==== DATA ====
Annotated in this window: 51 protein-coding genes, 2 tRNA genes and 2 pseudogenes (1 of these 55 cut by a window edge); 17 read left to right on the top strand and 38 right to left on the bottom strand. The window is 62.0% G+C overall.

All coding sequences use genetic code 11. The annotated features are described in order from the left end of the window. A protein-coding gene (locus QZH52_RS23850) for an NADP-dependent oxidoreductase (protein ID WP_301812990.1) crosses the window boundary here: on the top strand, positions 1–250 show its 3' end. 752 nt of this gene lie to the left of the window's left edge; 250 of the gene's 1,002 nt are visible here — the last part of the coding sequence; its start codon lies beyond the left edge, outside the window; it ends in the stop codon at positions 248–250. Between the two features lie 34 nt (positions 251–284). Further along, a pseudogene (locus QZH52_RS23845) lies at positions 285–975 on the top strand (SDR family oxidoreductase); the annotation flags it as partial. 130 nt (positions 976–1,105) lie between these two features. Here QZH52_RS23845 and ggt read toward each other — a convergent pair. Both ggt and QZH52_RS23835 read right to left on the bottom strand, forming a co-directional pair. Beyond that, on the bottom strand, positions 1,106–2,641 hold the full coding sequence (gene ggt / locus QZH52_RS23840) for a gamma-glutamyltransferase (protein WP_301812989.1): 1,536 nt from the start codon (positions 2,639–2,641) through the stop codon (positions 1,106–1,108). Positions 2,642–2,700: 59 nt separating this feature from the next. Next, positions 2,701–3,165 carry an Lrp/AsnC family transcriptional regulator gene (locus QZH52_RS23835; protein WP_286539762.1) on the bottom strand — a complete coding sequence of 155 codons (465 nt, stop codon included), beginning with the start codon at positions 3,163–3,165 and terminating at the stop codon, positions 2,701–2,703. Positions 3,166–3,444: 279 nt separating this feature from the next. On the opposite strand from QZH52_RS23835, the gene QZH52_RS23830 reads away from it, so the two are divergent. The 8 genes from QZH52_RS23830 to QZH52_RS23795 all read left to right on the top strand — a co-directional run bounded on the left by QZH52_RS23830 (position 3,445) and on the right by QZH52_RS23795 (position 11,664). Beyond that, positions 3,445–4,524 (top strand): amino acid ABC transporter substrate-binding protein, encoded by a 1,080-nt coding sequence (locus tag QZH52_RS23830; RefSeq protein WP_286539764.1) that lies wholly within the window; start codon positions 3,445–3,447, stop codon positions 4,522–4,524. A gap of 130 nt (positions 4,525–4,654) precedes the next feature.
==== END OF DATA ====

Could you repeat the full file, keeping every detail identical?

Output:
Annotated in this window: 51 protein-coding genes, 2 tRNA genes and 2 pseudogenes (1 of these 55 cut by a window edge); 17 read left to right on the top strand and 38 right to left on the bottom strand. The window is 62.0% G+C overall.

All coding sequences use genetic code 11. The annotated features are described in order from the left end of the window. A protein-coding gene (locus QZH52_RS23850) for an NADP-dependent oxidoreductase (protein ID WP_301812990.1) crosses the window boundary here: on the top strand, positions 1–250 show its 3' end. 752 nt of this gene lie to the left of the window's left edge; 250 of the gene's 1,002 nt are visible here — the last part of the coding sequence; its start codon lies beyond the left edge, outside the window; it ends in the stop codon at positions 248–250. Between the two features lie 34 nt (positions 251–284). Further along, a pseudogene (locus QZH52_RS23845) lies at positions 285–975 on the top strand (SDR family oxidoreductase); the annotation flags it as partial. 130 nt (positions 976–1,105) lie between these two features. Here QZH52_RS23845 and ggt read toward each other — a convergent pair. Both ggt and QZH52_RS23835 read right to left on the bottom strand, forming a co-directional pair. Beyond that, on the bottom strand, positions 1,106–2,641 hold the full coding sequence (gene ggt / locus QZH52_RS23840) for a gamma-glutamyltransferase (protein WP_301812989.1): 1,536 nt from the start codon (positions 2,639–2,641) through the stop codon (positions 1,106–1,108). Positions 2,642–2,700: 59 nt separating this feature from the next. Next, positions 2,701–3,165 carry an Lrp/AsnC family transcriptional regulator gene (locus QZH52_RS23835; protein WP_286539762.1) on the bottom strand — a complete coding sequence of 155 codons (465 nt, stop codon included), beginning with the start codon at positions 3,163–3,165 and terminating at the stop codon, positions 2,701–2,703. Positions 3,166–3,444: 279 nt separating this feature from the next. On the opposite strand from QZH52_RS23835, the gene QZH52_RS23830 reads away from it, so the two are divergent. The 8 genes from QZH52_RS23830 to QZH52_RS23795 all read left to right on the top strand — a co-directional run bounded on the left by QZH52_RS23830 (position 3,445) and on the right by QZH52_RS23795 (position 11,664). Beyond that, positions 3,445–4,524 (top strand): amino acid ABC transporter substrate-binding protein, encoded by a 1,080-nt coding sequence (locus tag QZH52_RS23830; RefSeq protein WP_286539764.1) that lies wholly within the window; start codon positions 3,445–3,447, stop codon positions 4,522–4,524. A gap of 130 nt (positions 4,525–4,654) precedes the next feature.